[41] Low backscatter material (unit lbm) is the most aerially expansive geologic feature in each study area. Although abundant shields and associated deposits characterize low backscatter material, their origin is uncertain. Hansen [2005] may provide an explanation. Hansen [2005] described a 10,000,000 km2 region north of Aphrodite Terra [see Aubele, 1996] that has characteristics similar to low backscatter materials in our three study areas. To illustrate, Hansen's [2005] study area, which consisted of Sogolon, Niobe, and Llorona Planitiae, hosts tens to hundreds of thousands of shields that do not describe any discernable patterns across the entire region and are not associated with any larger-scale volcanic feature. Furthermore, shield associated deposits coalesce to form a layer termed “shield paint” that is approximately meters to tens of meters thick and forms apparently shallow contacts with stratigraphically lower units. Hansen [2005] termed such a shield-dominated occurrence “shield terrain” and hypothesized that it reflects in situ partial melting of basaltic crust. Partial melting of basalt will produce a melt product that is more felsic and hence has a lower melting temperature than basalt [Winter, 2001]; melt residuum may then have a higher melting temperature than basalt. The formation of shield terrain may have occurred across Venus's history [Hansen, 2005]. Although Hansen [2005] described shield terrain only north of Aphrodite Terra, Stofan et al. [2005], in a study of resurfacing styles in 18 Venusian quadrangles, noted regions on other parts of Venus with large abundances of shields. It is plausible then that shield terrain is more extensive on Venus than documented by Hansen [2005] and that the low backscatter material in our three study areas mapped as unit lbm may represent shield terrain. Channels in our three study areas may therefore form in shield terrain.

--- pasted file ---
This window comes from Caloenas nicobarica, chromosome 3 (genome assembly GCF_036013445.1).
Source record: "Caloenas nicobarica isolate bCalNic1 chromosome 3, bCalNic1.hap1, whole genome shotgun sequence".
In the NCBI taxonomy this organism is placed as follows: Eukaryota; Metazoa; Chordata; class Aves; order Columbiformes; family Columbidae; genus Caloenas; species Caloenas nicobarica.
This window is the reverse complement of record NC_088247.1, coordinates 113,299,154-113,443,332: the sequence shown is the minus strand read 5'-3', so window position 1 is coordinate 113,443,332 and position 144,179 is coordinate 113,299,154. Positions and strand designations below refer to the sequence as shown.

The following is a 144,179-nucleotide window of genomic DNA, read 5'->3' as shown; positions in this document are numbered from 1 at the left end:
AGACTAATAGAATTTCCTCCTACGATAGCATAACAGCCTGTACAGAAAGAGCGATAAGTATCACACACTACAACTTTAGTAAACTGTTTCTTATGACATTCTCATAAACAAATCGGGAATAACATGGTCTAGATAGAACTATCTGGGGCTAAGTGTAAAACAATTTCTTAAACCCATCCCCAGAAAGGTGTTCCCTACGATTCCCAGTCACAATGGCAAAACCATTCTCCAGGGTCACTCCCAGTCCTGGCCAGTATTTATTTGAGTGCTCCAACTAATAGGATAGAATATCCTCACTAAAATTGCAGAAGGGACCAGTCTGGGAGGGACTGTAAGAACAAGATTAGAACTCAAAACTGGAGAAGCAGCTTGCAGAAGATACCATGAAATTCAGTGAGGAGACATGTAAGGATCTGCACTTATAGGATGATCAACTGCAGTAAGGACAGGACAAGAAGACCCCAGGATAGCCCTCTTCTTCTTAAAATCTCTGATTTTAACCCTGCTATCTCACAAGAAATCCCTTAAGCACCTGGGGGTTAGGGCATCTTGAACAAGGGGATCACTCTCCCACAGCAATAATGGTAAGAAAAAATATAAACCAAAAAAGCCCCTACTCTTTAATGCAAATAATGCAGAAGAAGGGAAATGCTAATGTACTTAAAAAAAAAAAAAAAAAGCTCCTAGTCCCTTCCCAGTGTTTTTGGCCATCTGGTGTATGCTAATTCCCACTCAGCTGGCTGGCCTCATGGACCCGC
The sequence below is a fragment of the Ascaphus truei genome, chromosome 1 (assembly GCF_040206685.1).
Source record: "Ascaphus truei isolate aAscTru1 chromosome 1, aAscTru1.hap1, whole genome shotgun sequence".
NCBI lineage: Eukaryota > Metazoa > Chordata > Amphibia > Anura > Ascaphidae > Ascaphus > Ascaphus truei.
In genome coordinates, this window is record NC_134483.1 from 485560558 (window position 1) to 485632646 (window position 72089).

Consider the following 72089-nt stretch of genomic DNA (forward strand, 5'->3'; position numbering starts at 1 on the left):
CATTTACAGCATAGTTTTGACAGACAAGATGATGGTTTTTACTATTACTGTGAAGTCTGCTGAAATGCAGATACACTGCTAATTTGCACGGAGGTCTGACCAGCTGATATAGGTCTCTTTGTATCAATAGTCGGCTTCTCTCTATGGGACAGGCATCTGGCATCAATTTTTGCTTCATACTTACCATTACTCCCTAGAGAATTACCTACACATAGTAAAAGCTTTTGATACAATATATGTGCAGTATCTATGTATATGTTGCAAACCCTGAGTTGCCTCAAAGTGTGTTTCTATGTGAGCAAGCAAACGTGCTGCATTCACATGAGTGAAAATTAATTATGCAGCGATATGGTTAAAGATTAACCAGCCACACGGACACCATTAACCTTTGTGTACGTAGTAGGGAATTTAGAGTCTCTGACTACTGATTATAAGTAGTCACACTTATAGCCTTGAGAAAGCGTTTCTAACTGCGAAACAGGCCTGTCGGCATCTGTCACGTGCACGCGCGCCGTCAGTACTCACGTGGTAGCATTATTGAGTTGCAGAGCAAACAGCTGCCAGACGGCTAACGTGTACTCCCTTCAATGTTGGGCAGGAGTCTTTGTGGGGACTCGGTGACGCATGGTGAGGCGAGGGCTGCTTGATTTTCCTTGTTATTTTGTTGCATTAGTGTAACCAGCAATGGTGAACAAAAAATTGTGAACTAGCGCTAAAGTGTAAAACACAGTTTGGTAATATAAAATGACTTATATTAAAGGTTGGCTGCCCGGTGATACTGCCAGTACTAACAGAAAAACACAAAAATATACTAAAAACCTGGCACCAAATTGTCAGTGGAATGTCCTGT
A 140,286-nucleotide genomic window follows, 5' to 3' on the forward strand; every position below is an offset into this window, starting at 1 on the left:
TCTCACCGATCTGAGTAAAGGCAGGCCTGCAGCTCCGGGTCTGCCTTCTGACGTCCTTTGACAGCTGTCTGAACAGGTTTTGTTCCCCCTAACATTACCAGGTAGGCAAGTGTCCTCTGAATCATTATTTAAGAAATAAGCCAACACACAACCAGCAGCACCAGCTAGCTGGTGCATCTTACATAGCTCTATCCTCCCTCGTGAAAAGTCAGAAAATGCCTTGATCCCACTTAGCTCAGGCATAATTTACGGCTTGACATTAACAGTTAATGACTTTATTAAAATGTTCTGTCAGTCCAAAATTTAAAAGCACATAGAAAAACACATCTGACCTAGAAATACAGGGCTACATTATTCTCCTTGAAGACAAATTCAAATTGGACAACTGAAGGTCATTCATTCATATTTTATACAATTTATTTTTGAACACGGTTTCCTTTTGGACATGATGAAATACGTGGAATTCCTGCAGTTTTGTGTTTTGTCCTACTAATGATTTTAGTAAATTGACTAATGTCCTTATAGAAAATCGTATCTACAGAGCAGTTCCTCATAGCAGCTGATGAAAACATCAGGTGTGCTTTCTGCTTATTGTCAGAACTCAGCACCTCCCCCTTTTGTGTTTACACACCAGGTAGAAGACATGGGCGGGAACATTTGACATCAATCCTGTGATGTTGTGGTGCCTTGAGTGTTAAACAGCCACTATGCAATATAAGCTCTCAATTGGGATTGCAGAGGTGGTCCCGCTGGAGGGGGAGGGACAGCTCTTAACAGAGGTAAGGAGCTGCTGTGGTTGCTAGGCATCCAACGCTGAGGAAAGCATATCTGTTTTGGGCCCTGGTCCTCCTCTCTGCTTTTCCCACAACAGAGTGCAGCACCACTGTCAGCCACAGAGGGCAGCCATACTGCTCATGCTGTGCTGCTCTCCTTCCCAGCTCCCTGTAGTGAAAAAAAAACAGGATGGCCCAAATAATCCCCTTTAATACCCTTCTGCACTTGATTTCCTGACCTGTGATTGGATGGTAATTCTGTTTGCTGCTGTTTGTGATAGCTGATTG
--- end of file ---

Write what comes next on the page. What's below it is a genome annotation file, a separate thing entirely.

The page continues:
4. Stoping Hypothesis of Channel Formation